Nicole E. Williams: One of the great challenges I faced on Bridge Year was cultivating friendships with those on my program. I believe that I came with an expectation and hope that my Bridge Year peers would be my lifelong friends. As a result, I put unrealistic pressure on myself and others to share and to connect on a "deep level." As I came to this realization over the course of Bridge Year, I challenged myself to let go of those expectations. I learned to accept the fact that maybe these won't be my best friends but I can still enjoy friendship with them in the here and now and learn from their experiences.

How did your identity (or identities) impact your Bridge Year experience? What are some recommendations you have for prospective students in terms of navigating identity challenges?

Svetlana: As a black woman, my experience on Bridge Year overall was one that I really appreciated, but there were definitely some incidents that I dealt with that became pretty commonplace. Mostly, it was assumptions about where I came from, and a lot of interest in my hair. On the last leg of our connecting flight into Kunming, China, I fell asleep on the plane and one of my cohort mates later told me that the woman sitting next to me had started to touch my hair. There were a few incidents when strangers would come and talk to me and, although my Mandarin was not good, I could usually guess the topic because I would almost always here one or both of these words- 非洲(feizhou), which means Africa and 头发(toufa), which means hair.

I personally was not overly bothered by these incidents; for the most part, I think these incidents came from a mix of curiosity and exoticism. But I was also really lucky because I felt really supported by my cohort and onsite directors. My advice is to lean into the support system that is set up for you, on-site staff is really there to help and support you, and for me my cohort relationships were also really helpful.

Cody: Being one of few Asians in Bolivia, I am glad to say that I did not experience any widespread discrimination. The only occurrences were with my homestay brother’s friends. While mostly respectful, there were instances in which they made racist noises or gestures in reference to me being Chinese. I let it slide initially, but as the year went on, I became more assertive in telling them that I didn’t want them to do that. Furthermore, if my homestay mom was present, she would also tell them that it was not okay to do that. Eventually, they did stop. It can be difficult to do so, but my advice for prospective students is to be assertive and to voice your concerns to the relevant people. If need be, seek out people that can help the situation like how my homestay mother did for me.

Leo: Before Bridge Year, I expected that my experience in Brazil would be nearly the same as the experiences I had had growing up. As a young Chicano student from Arizona, I believed that Latin America had a more or less cohesive culture, one which the initiated (myself included) could easily understand. It didn’t take long after arriving in Salvador, Brazil, that I realized how totally wrong I was. For one, speaking Spanish did not equate to speaking Portuguese, and the people I tried to speak to were sure to point this out (kindly, of course).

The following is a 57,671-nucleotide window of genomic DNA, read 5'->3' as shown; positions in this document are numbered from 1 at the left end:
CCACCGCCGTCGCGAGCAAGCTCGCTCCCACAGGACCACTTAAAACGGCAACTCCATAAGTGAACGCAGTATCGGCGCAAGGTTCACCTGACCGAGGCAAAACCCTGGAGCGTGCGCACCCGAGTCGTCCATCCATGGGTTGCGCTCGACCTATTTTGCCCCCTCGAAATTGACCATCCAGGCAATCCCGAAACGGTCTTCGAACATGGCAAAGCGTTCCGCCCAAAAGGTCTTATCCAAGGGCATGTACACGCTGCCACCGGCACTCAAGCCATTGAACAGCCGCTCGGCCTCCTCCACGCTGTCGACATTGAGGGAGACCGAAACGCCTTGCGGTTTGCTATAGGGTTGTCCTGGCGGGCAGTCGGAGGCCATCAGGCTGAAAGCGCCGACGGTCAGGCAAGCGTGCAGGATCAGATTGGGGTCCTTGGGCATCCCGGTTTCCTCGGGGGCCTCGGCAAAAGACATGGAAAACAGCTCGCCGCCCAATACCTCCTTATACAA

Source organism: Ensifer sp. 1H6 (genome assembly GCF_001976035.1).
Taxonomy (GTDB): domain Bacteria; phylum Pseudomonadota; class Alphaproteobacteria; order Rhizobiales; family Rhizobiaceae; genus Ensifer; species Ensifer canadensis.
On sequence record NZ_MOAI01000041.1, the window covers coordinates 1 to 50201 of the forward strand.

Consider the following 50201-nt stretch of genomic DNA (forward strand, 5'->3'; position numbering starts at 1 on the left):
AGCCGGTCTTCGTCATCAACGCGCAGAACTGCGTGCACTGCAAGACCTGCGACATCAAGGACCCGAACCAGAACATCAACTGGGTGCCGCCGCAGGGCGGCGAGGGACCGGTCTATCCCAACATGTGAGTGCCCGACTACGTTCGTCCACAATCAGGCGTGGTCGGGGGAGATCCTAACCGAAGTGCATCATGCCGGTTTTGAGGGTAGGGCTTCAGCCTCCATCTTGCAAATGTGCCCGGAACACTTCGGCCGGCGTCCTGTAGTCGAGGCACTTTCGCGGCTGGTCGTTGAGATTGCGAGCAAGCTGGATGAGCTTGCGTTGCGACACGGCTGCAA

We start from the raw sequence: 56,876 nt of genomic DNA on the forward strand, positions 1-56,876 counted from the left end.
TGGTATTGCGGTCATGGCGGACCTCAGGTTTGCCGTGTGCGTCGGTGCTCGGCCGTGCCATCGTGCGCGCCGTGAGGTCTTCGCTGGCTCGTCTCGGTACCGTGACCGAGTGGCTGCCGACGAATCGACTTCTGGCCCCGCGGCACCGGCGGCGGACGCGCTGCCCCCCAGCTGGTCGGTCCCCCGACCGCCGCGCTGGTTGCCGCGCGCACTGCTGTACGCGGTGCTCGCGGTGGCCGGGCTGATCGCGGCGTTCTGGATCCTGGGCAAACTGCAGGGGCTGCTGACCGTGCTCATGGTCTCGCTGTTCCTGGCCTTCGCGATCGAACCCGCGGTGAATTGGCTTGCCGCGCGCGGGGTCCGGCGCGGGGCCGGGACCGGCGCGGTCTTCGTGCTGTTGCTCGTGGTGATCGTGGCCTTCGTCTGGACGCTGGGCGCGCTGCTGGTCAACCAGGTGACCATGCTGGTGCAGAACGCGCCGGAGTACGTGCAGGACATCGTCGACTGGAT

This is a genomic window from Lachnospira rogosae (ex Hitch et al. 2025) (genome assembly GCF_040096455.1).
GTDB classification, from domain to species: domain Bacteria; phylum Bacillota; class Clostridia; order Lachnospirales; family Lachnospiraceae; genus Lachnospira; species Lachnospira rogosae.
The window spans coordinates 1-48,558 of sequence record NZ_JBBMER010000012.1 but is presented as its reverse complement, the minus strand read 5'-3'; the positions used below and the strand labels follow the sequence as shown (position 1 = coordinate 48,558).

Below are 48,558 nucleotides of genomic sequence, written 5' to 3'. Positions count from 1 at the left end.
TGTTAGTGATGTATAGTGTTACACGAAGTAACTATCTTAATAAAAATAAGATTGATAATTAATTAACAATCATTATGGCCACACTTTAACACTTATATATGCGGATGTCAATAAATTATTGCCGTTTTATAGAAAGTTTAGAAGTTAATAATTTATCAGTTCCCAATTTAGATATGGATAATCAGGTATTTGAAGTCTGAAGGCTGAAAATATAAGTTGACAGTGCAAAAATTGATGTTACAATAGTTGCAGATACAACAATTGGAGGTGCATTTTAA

I also underestimated how different the culture in Brazil was to that of the US Southwest/Mexico. Salvador prided itself on its strong Afro-Brazilian heritage, while Mexico prided itself on its indigenous roots. These changes forced me to nuance my assumptions about my identity and those of people in my host country. Humbled by the difference in our experiences, I learned to put in the work to understand the experiences and histories of communities I am unfamiliar with. This skill has proved invaluable to me years after leaving Salvador, and hopefully it will to all future participants.

Anna: My identity as a woman had a significant impact on my Bridge Year experience. Throughout the nine months, I often found that I was treated differently because of my gender. While those events are not unlike ones that I have experienced in the United States and elsewhere, they left me feeling uncomfortable and frustrated. In order to navigate these challenges, I expressed my concerns to my peers, instructors, and friends and family from home. I also found it helpful to understand that while the dynamics and context of gender identity are different in each country, experiences do not define a society as “worse” or “better” than life in other countries, but simply different, and interesting. And while I sometimes felt challenged as a woman in Bolivia, I also felt empowered as a woman in ways that I had not in the United States.

Nicole: I had the fortunate opportunity of being in one of the most nationality-diverse Bridge Year groups. Only three out of the seven of us were American. As an African American woman however, I never truly considered myself American, I always thought of myself as Black. It wasn't until going abroad and  encountering so many different nationalities (both in my group and in the larger Bridge Year context) that I began to see how "American" I really was. My specific recommendations for American students of color is to be open to the ways in which you will begin to confront your own privilege, even if you come from a low-income background like I did. I learned to see how comparative privilege is, to be ever more grateful for what I had.